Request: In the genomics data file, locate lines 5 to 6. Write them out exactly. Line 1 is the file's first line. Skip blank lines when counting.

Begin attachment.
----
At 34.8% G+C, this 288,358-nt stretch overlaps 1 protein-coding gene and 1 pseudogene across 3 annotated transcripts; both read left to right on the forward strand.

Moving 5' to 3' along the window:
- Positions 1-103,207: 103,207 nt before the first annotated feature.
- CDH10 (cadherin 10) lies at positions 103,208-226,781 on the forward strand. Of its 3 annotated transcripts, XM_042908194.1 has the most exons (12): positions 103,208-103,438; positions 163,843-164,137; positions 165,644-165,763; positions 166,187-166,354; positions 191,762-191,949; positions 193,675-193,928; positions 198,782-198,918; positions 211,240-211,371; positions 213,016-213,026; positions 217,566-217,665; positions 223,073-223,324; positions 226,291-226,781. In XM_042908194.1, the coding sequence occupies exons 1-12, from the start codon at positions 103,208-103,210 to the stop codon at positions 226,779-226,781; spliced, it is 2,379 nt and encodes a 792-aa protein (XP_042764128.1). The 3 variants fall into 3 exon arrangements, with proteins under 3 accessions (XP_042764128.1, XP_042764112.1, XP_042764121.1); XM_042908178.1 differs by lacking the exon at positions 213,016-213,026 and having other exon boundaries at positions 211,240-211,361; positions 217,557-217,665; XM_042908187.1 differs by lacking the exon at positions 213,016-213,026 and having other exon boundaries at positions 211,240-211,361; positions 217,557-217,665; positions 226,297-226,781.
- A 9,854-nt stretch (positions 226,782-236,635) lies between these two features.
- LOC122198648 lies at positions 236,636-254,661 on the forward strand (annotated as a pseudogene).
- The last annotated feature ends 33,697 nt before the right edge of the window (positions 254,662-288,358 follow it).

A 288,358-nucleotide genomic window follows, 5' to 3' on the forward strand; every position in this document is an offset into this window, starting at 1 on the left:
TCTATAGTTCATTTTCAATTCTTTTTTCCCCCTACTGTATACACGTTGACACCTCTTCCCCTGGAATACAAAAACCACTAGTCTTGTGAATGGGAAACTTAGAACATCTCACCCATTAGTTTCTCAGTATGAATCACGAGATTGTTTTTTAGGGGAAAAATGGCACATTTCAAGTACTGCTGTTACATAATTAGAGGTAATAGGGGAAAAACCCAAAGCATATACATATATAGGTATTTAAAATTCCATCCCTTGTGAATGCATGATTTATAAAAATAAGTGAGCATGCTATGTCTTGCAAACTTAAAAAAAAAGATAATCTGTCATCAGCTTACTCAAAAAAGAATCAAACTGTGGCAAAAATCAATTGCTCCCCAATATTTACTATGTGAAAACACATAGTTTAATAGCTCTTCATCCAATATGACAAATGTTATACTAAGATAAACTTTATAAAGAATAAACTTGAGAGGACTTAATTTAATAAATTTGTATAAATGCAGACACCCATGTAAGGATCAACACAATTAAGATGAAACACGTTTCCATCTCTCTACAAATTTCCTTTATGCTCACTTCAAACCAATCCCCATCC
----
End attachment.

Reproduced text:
- A 9,854-nt stretch (positions 226,782-236,635) lies between these two features.
- LOC122198648 lies at positions 236,636-254,661 on the forward strand (annotated as a pseudogene).